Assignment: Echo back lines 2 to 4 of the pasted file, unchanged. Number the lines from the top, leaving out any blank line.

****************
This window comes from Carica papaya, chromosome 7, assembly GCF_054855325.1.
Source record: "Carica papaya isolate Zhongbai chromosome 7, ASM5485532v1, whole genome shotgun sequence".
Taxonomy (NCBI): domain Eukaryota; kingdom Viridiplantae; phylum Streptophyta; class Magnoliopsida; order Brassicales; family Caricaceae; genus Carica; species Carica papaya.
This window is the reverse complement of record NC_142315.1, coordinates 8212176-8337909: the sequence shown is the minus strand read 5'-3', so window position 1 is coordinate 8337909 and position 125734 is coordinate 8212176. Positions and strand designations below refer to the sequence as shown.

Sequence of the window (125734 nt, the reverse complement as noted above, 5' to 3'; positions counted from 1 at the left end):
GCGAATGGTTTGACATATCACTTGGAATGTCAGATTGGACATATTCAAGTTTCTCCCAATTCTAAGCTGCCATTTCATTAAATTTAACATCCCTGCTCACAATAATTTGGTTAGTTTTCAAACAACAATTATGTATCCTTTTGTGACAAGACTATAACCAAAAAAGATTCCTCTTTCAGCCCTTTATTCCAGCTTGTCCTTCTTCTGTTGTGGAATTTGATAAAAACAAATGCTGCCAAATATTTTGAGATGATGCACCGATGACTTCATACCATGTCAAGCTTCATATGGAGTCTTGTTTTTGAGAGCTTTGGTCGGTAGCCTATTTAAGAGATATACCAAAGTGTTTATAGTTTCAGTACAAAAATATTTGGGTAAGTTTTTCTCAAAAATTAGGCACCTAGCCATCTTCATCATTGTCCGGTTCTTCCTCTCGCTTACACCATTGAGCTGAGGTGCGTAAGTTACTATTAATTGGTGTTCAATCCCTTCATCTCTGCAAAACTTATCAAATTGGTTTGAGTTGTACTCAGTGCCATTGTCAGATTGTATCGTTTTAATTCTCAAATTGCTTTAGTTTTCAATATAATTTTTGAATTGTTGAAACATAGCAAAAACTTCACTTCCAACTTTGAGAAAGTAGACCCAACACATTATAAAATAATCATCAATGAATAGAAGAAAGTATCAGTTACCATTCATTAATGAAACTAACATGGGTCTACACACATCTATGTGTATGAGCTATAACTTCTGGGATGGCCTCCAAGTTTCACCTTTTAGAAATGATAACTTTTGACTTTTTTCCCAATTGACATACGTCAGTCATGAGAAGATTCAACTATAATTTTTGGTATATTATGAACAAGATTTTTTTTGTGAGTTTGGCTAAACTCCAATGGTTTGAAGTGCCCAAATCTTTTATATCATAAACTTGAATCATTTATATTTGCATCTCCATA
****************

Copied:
Source record: "Carica papaya isolate Zhongbai chromosome 7, ASM5485532v1, whole genome shotgun sequence".
Taxonomy (NCBI): domain Eukaryota; kingdom Viridiplantae; phylum Streptophyta; class Magnoliopsida; order Brassicales; family Caricaceae; genus Carica; species Carica papaya.
This window is the reverse complement of record NC_142315.1, coordinates 8212176-8337909: the sequence shown is the minus strand read 5'-3', so window position 1 is coordinate 8337909 and position 125734 is coordinate 8212176. Positions and strand designations below refer to the sequence as shown.